Responding to a steep increase in deaths from trenching accidents, federal officials are planning to go after negligent contractors with referrals for criminal prosecutions and other increased penalties
The Occupational Safety and Health Administration also announced Thursday that it will conduct more than 1,000 inspections of excavation sites throughout the U.S. States like Wisconsin that run their own OSHA agencies will also be encouraged to review the penalties they have at their disposal and consider referring negligent contractors for criminal prosecution.
OSHA said in a release Thursday that the enforcement plans are coming in response to a 68% increase in the number of deaths from trenching accidents in the first half of 2022. Twenty-two people died in such accidents in the first half of this year. The total for all of 2021 was 15.
“Every one of these tragedies could have been prevented had employers complied with OSHA standards,” said Doug Parker, assistant secretary for occupational health and safety, in a statement. “There simply is no excuse for ignoring safety requirements to prevent trench collapses and cave-ins, and leaving families, friends and co-workers to grieve when the solutions are so well-understood.”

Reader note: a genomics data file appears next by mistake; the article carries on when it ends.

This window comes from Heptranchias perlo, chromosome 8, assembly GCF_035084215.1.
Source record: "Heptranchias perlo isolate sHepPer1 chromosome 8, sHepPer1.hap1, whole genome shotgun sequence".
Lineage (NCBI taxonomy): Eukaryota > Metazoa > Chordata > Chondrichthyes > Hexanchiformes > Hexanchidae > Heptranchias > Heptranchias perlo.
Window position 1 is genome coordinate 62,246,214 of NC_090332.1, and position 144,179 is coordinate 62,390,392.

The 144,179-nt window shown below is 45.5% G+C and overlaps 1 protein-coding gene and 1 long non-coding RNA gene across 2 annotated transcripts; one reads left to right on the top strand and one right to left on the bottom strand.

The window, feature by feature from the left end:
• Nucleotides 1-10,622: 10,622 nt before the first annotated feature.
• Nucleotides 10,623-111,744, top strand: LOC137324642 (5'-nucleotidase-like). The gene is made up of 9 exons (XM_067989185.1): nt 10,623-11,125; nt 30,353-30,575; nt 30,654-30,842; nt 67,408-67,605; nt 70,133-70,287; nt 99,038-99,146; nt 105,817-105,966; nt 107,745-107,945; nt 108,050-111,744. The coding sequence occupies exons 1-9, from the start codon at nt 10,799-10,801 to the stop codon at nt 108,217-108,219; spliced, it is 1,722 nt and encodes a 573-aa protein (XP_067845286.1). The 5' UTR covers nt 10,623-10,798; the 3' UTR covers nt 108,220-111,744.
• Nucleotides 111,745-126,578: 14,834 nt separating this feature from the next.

According to some estimates, a single cubic yard of soil can weigh as much as 3,000 pounds, equal to the weight of a compact car. OSHA’s trenching standards require protective systems to be installed in any trench deeper than 5 feet and that soil and other materials be kept at least 2 feet from the edge of a trench. Additionally, trenches must be inspected, be kept free of standing water and atmospheric hazards and offer a safe means of entrance and exit.